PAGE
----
Arts & Culture / Mosaic / Theater / March 4, 2009

New theater format challenges tradition

The ‘fourth wall’ of theatre speaks of the imaginary wall on the stage through which the audience views the characters. “Beyond the Fourth Wall,” a devised theater production both written and acted by the students in the Theory and Performance class, went beyond that traditional ‘fourth wall’ before the show had even begun.

Performed in-the-round, Harbach Theatre had been set up so that the audience sat on both sides of the stage, forcing the actors to break from the usual necessity of facing forward. Instead, action took place in multiple directions, providing multiple layers of action. Leaving behind all traditional confines of the stage at times, actors emerged from within the audience itself.

The performance was broken up into three smaller stories—I U, Cranked/In Demand, and Before I Wake—transitioning between each with the help of the entire ensemble performing robotic motions. Although at times amusing, it was unclear how exactly the transitions contributed to the overall work and made shifts between scenes uncomfortable.

Scene changes also involved a ‘mysterious trunk person,’ who dragged onto the stage a large trunk from which the characters in the next act emerged. Present throughout the performance, the trunk served to unify individual segments that otherwise appeared slightly disjointed.

The first act (or ‘House,’ as defined by the performers), I U, relates the story of a couple with a seemingly idealistic relationship, until it is duly revealed that the man is having a secret online relationship. Making clever employment of the trunk as a computer—the man’s romantic interest emerges from within and speaks to him as if through a web camera—the story made excellent use of pantomime. It stood out with special emphasis due to sparse scenery, the lack of over-embellishment providing greater focus on the acting. Mikah Berky, playing the role of Hannah, was especially adept in this area; there was never a question of what her character was thinking or feeling. Although the ending was slightly predictable, the acting was generally strong throughout the segment.

Cranked/In Demand tells the story of a girl named Clara, sent into a magical land on her 18th birthday. There she encounters salespeople who coerce her to trade her soul for things such as lucrative modeling careers, eventually forcing her to choose between the land of her childhood and the land of her desires. The act ends with Clara realizing that growing up really means making one’s own way in the world. Although demonstrating particularly excellent acting (notable especially in the case of D’Angelo Smith, playing Maxton MaxMillion), the dialogue was a bit choppy and repetitive in nature, failing to explain clearly what was actually occurring. Sometimes, Clara’s lines seemed to be written for someone much younger than her suggested 18 years. However, the act successfully continued the theme of going ‘beyond the fourth wall,’ as the salespeople interacted directly with the audience in a humorous manner that brought originality to the piece.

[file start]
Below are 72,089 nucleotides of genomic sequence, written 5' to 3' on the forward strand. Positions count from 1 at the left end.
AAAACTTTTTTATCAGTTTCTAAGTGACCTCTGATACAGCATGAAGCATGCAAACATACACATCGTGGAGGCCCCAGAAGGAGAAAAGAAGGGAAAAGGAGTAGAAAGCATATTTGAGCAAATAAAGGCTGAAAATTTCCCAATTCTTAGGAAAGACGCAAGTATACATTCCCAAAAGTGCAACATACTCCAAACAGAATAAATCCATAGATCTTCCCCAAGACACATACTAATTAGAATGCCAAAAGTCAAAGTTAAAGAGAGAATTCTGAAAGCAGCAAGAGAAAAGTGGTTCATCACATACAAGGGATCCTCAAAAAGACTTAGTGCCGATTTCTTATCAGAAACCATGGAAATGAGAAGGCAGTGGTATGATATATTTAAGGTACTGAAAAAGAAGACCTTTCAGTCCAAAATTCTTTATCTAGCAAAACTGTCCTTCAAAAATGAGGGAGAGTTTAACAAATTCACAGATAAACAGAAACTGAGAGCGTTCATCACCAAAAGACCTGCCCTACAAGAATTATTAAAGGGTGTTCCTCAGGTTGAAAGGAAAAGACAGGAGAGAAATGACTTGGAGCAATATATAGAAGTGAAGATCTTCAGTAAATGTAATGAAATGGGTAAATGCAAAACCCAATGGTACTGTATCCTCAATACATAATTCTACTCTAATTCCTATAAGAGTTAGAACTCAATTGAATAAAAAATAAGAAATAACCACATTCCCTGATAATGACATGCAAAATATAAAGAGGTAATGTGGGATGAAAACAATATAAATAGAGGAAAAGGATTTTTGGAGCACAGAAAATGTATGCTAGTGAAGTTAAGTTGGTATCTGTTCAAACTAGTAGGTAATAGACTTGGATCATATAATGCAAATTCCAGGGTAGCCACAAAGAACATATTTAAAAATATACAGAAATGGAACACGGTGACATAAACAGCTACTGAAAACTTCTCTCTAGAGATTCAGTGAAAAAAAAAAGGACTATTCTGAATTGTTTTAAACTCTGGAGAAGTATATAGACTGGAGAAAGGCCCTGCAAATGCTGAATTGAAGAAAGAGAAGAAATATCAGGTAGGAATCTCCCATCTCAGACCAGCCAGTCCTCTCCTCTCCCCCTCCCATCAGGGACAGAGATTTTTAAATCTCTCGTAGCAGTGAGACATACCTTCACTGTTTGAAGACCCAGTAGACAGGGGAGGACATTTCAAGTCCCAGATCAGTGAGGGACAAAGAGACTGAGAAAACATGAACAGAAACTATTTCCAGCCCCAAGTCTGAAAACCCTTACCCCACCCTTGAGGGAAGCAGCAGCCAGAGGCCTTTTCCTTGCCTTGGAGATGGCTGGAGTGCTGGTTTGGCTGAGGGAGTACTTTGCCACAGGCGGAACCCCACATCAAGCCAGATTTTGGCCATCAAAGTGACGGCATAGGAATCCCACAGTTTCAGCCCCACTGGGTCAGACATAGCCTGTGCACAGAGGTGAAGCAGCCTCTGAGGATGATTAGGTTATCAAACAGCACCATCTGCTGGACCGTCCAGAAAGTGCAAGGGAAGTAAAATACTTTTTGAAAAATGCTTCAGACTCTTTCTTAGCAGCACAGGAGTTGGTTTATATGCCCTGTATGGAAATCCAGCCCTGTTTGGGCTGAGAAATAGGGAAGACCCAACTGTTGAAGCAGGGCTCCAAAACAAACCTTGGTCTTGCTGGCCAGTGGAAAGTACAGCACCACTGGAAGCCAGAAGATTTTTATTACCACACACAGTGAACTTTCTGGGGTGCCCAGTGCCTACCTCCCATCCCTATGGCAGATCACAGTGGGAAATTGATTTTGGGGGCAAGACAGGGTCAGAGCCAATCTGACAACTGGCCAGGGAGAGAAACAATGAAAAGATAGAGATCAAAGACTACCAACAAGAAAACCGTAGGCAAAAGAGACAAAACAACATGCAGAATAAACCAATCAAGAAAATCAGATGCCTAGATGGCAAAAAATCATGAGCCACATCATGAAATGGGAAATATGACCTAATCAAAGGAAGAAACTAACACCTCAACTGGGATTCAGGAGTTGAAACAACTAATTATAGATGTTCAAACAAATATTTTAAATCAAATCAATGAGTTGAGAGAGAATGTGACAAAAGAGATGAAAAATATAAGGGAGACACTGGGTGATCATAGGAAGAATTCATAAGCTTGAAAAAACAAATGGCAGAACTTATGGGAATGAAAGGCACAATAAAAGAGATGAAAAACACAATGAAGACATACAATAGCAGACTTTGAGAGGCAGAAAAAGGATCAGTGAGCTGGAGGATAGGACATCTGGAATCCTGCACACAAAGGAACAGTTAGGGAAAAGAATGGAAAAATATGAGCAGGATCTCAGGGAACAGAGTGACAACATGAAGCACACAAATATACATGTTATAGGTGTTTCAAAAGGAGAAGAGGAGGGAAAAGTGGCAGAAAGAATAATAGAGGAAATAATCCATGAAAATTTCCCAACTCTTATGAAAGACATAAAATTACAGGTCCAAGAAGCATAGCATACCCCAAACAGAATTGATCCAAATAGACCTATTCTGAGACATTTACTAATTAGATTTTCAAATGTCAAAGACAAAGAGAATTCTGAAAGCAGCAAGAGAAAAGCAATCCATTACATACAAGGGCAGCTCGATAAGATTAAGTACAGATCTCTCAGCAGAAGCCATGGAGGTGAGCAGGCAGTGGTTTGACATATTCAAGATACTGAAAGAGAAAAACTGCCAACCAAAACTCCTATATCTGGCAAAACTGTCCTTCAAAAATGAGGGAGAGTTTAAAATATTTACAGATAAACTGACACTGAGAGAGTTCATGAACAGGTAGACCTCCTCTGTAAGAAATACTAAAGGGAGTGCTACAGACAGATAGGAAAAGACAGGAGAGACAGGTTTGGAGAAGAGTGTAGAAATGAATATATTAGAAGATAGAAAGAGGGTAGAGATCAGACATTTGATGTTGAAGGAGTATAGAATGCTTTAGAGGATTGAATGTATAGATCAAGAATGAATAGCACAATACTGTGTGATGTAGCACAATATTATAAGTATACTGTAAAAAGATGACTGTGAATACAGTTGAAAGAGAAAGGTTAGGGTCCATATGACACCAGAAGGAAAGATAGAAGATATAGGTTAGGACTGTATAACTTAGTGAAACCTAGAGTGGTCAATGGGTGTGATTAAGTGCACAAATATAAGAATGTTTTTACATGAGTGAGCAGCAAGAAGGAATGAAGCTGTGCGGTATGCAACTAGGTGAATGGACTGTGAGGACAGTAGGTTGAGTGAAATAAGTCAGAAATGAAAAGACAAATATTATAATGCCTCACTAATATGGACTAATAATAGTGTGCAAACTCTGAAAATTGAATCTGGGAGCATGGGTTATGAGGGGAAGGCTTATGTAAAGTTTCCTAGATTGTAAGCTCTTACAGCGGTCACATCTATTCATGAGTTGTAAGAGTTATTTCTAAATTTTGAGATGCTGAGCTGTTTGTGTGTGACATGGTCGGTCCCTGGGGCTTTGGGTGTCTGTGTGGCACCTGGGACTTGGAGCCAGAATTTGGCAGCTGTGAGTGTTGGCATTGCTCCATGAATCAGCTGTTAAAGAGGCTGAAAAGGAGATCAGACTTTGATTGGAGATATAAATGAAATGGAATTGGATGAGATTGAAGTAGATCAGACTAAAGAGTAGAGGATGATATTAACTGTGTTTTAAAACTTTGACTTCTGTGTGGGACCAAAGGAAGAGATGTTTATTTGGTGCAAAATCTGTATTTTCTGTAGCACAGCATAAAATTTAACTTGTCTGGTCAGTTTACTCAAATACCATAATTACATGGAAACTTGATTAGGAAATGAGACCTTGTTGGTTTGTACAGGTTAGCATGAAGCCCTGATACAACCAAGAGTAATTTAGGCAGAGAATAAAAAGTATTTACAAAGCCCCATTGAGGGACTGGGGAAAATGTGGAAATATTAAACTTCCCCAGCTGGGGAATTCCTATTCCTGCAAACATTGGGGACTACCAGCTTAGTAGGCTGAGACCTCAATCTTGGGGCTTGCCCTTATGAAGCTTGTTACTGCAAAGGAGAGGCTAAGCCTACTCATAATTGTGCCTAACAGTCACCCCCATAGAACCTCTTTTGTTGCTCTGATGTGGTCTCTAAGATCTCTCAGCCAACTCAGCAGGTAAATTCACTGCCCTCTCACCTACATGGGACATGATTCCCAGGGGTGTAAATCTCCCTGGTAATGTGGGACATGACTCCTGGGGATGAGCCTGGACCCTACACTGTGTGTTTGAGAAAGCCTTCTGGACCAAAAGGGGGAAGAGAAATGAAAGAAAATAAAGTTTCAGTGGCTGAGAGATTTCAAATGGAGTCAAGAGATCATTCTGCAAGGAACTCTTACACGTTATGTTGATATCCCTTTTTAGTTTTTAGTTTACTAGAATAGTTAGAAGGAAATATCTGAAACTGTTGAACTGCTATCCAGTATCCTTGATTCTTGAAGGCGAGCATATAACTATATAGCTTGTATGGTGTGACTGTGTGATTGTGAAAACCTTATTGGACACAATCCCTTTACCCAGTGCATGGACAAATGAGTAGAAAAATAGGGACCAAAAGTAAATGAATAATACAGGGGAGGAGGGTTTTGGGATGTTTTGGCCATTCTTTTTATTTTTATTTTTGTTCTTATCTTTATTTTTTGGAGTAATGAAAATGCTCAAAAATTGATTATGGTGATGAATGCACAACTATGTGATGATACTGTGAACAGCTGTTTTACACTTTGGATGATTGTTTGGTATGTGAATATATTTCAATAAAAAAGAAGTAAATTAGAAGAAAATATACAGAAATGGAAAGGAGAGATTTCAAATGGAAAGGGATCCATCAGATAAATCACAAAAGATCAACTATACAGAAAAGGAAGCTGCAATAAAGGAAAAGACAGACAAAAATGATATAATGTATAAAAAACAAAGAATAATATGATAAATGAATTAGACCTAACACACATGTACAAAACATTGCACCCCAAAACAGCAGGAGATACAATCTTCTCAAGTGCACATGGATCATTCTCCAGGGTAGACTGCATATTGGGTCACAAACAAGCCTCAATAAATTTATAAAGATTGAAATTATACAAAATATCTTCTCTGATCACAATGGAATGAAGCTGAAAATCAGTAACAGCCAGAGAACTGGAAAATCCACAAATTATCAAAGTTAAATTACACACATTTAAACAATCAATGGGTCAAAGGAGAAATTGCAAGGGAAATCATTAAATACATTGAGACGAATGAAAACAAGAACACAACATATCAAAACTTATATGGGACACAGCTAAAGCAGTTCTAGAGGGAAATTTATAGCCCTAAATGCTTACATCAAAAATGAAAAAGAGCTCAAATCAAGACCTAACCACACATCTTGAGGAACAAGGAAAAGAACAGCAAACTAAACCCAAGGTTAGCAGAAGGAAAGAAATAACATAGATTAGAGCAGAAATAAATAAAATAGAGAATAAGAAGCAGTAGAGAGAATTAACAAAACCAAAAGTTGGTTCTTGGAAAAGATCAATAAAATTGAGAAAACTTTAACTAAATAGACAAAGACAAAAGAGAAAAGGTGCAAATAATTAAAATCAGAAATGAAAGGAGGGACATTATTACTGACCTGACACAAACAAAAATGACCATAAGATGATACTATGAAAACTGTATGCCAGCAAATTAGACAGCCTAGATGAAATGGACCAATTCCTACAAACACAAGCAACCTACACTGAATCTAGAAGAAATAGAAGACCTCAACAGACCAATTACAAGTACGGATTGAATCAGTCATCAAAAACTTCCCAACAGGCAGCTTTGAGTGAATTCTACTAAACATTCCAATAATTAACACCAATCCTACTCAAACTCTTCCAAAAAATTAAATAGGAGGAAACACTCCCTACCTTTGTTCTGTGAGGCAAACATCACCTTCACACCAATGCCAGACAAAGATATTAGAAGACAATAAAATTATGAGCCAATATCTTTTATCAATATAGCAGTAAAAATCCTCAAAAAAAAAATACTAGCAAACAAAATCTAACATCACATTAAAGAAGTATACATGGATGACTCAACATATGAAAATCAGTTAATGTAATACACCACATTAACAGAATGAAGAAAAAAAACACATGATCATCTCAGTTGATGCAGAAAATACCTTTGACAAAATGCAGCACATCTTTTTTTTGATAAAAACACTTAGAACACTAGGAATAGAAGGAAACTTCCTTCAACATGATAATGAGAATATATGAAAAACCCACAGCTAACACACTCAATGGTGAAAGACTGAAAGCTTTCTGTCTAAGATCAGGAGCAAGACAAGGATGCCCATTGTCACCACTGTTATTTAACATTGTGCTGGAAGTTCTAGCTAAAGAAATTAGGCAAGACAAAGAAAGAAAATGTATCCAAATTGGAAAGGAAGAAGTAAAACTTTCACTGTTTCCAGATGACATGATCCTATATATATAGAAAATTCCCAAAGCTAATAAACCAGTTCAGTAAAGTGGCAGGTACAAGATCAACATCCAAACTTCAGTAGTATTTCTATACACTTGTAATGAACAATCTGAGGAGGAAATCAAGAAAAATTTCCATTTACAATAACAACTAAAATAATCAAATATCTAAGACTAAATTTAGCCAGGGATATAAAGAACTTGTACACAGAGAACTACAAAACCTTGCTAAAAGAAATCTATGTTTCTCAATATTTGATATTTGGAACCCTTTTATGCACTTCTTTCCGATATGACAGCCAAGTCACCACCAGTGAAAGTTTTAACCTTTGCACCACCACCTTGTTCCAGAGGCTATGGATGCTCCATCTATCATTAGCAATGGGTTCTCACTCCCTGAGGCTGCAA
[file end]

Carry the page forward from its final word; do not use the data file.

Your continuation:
The last act, Before I Wake, was most clearly based in the fantasy realm. A retelling of “Sleeping Beauty,” it portrayed with incredible feeling the attempts by Rose’s father to keep her safe from the evil sorceress. A unique element was the presence of enchanted sleep as an actual character who mourns Rose’s awakening. The relationship between Rose and her enchanted sleep was both sweet and saddening and brought the play to a touching conclusion. Although at some points the acting felt a bit forced, overall the story was an engaging retelling of a familiar fairy tale, particularly clever in its communication of the passage of time. Of all the acts, this one carried the most emotional power.

The different acts of “Beyond the Fourth Wall” carried a common theme of choice—all of the characters were, in the end, forced to choose between two conflicting desires.

This, along with the clever use of the trunk, provided enough connection between the acts that the play felt like one large piece instead of three smaller works. Each of the three stories was supposedly based on a myth or a fairy tale, but precisely which one was unclear for the first two acts, leaving the third a bit out of place. Although greater unity between the segments may have been desirable and bits of the performance felt choppy or forced, overall, the devised theatre production was an enjoyable success.

Katy Sutcliffe


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